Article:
ENTSO-E’s views on offshore development

Offshore wind energy will bring a key contribution to reaching the objectives of the EU Green Deal. The EC’s offshore RES strategy anticipates the integration of 300 GW offshore wind generation capacity into the energy system by 2050. The magnitude of this transition will raise new challenges for the European electricity system: accomplishing the necessary connections and grid development at least cost; keeping the system secure; accommodating a complete redefinition of power flow patterns; considering key constraints linked to spatial planning, environmental protection, and public acceptance; achieving an integrated perspective over time, space and sectors; ensuring flexible resources to keep the power system balanced.

In a series of papers ENTSO-E assessed possible solutions to contribute to the realization of the EC’s Offshore strategy. The following paragraphs summarize the key messages relating to the Offshore Strategy in the fields of system development, system operation, market design in which TSOs have an essential and active role in enabling the achievement of the EU offshore goals.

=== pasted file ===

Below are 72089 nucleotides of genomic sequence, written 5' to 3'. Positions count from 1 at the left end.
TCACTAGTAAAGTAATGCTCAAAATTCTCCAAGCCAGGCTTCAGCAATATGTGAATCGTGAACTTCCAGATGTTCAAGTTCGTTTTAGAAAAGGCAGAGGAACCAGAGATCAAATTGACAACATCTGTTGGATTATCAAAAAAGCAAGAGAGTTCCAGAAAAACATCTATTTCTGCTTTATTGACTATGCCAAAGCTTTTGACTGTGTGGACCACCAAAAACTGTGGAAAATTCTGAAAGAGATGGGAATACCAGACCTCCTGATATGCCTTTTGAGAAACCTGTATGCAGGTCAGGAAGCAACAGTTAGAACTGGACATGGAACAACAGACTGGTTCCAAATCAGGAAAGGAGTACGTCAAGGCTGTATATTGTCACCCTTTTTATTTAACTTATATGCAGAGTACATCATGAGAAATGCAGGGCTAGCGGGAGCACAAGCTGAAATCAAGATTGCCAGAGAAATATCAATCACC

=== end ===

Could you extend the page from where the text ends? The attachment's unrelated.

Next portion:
A key finding is that existing roles and regulatory frameworks are largely fit for purpose also for networks being extended to marine environments. Existing, well-functioning solutions applied onshore can be used offshore as well; this is valid for system development, market design and system operations. Robust and well-established solutions can span both land and sea and will contribute to the success and fast delivery of the European offshore renewable strategy. Further quantitative analysis is also recommended to assess the final impact of the offshore development and the regulatory options considered on welfare, CO2 savings, market functioning, and on the way interconnected systems will be operated to maintain their security.

System development – holistic planning of a more complex but integrated system

 Currently, offshore grid developments consist mainly of single-purpose solutions, such as radial connections of offshore windfarms (OWFs) and submarine interconnections connecting two bidding zones. In the future, these single-purpose solutions will continue to be chosen in many cases, but additionally there will be an increasing number of dual-purpose solutions that connect both markets and wind to shore (‘offshore hybrids’). Multi-purpose solutions, which additionally could cross energy sectors and include offshore consumption (e.g. electrolyzers), will emerge as well.